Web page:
Sixth Potter beautiful but lacks punch

It’s been over a decade since J.K. Rowling introduced the world to a pre-pubescent wizard and eight years since the first time Harry Potter and his friends hit the big screen. In the intervening years, the characters (and actors) have grown up and the filmmakers involved have refined their craft. The sixth Potter film, Harry Potter and the Half-Blood Prince, features most of the same strengths and weaknesses as prior offerings.

Half-Blood Prince picks up where 2007’s Order of the Phoenix left off. Having proven to the world that the evil Lord Voldemort has returned, Harry (Daniel Radcliffe) returns to Hogwarts School of Witchcraft and Wizardry for another year with Ron (Rupert Grint) and Hermoine (Emma Watson), who struggle with their attraction to each other. Meanwhile, Harry finds himself increasingly drawn to Ron’s younger sister, Ginny (Bonnie Wright). But it’s not all fun and games in year six, as Voldemort’s underlings are rapidly preparing for the inevitable clash between good and evil — and Hogwarts is not immune to their influence.

From a technical perspective, Half-Blood Prince is marvellous to behold. Cinematographer Bruno Delbonnel, best known for his superb work on 2001’s Amelie, joins the crew and provides an eye-catching glimpse of the Potter universe’s well-known locales. Delbonnel’s shots of Hogwarts itself are breathtaking, something that should also be credited to production designer Stuart Craig, whose work on the series has already earned him two Oscar nominations.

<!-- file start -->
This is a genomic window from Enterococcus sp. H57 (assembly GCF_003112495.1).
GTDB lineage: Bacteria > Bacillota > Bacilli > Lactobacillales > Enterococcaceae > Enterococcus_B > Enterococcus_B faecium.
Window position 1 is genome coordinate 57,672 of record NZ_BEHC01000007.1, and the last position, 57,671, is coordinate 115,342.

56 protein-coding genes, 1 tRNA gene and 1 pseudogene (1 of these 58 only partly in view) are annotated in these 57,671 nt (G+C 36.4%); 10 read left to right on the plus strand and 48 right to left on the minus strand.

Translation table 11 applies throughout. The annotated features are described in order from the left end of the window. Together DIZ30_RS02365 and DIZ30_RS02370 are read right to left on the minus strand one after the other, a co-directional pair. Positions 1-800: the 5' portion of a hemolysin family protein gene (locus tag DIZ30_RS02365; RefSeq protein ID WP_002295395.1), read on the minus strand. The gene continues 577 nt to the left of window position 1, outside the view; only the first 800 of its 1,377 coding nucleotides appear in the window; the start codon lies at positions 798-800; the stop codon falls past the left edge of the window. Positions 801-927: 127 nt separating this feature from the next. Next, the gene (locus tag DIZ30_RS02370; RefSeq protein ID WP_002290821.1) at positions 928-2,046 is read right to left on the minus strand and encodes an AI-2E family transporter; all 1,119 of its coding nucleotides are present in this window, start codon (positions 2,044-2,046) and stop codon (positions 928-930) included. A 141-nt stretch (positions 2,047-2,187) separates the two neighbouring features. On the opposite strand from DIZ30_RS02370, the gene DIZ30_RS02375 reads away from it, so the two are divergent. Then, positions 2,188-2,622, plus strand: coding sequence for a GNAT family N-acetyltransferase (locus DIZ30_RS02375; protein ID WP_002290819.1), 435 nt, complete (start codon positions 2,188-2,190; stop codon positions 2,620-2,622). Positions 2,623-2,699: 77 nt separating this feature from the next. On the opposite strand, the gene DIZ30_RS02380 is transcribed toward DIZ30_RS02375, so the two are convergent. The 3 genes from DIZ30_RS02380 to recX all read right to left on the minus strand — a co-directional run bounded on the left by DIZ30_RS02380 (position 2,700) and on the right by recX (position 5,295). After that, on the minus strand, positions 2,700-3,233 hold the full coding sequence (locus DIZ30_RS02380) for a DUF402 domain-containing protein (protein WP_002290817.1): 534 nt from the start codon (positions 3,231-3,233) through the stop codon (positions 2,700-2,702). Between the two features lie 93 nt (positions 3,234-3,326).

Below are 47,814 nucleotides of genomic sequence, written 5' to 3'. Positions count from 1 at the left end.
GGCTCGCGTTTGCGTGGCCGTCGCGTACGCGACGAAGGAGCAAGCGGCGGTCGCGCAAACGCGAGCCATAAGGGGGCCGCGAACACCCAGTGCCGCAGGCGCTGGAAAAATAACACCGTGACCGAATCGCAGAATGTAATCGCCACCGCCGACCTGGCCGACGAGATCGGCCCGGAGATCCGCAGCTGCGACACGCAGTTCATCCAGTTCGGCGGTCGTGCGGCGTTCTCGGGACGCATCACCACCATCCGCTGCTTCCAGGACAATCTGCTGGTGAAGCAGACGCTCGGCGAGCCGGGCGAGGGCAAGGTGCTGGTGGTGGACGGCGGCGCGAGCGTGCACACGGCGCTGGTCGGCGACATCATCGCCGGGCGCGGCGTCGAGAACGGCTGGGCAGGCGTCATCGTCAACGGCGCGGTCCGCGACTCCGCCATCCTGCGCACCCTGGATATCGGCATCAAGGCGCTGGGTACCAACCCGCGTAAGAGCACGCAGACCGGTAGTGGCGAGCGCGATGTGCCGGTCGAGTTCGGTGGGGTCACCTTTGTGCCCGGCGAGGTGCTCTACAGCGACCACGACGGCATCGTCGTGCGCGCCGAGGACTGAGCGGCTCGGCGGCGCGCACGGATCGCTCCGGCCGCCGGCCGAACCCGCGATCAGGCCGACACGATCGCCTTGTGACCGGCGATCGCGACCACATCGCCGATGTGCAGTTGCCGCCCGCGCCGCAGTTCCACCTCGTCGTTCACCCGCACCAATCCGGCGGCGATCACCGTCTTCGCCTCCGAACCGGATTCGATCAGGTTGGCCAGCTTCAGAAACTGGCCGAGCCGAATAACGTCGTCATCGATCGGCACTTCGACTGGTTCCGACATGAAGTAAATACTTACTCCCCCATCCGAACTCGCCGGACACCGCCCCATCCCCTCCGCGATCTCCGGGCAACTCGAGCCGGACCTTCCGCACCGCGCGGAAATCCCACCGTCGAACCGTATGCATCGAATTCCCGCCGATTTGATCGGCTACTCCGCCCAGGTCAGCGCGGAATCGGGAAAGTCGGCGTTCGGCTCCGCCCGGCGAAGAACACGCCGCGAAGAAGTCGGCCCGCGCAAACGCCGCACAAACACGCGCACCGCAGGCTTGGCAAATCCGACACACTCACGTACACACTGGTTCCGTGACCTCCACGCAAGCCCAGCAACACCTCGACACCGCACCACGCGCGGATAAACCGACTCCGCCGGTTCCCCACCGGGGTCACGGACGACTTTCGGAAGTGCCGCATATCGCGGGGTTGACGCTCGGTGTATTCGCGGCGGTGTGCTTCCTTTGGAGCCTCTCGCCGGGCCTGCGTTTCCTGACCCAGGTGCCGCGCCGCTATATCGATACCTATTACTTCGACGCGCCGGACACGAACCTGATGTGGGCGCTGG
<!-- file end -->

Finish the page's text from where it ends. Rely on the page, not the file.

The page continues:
One of the problems with the previous films was their treatment of action scenes, particularly larger magic battles. This problem is solved in two ways. Half-Blood Prince features only a handful of battles and they’re all blissfully simple to follow. Moreover, director David Yates seems more at ease behind the camera than he was in Order of the Phoenix and this confidence is evident in several key scenes — including attacks by Voldemort’s Death Eaters on downtown London, the Weasley home and Hogwarts. The attack on the Weasley burrow is especially well-done, with Yates utilizing perspective, music and farm crops to create a fantastic sense of dread.

The film is bolstered by strong performances from its cast. The standouts for this installment are definitely Michael Gambon (Dumbledore), Daniel Radcliffe (Harry), Jim Broadbent (Albus Slughorn) and Alan Rickman (Severus Snape). Radcliffe has grown leaps and bounds since the first film, while Rickman steps into his own and truly transforms Snape into a magnificent character. The supporting actors are equally up to the task, as Wright’s Ginny Weasley steps out of the shadows and becomes a character in many ways as prominent as Ron or Hermione.

However, problems abound. Fans of the previous films and their rapid pacing may not like the film’s more laid-back attitude. The narrative is remarkably simple, with the mystery of the film being swept aside for most of the duration before being picked up on right at the conclusion. Much how The Two Towers and the Empire Strikes Back set up the Lord of the Rings and Star Wars sagas for their conclusions, Half-Blood Prince aspires to do the same. It’s not quite as successful; the film’s entire duration is devoted to set-up, leaving precious little time for a plot of its own. It’s great for long-time fans of the series to see these plots furthered, such as Harry’s feud with Draco Malfoy or the various romantic entanglements, but when the consequences of the plot can be described in a matter of short sentences, it’s a bit sparse.

That said, the Harry Potter films have been great to varying degrees — 2004’s Prisoner of Azkaban likely being the standout — and Half-Blood Prince does not disappoint. If audiences can handle not getting much in the way of closure or answers, Harry Potter and the Half-Blood Prince is an effortlessly enjoyable trip through a magical world that primes the two-part conclusion to the Potter saga, hitting theatres in November 2010 and July 2011.

Leave a comment

Your email address will not be published.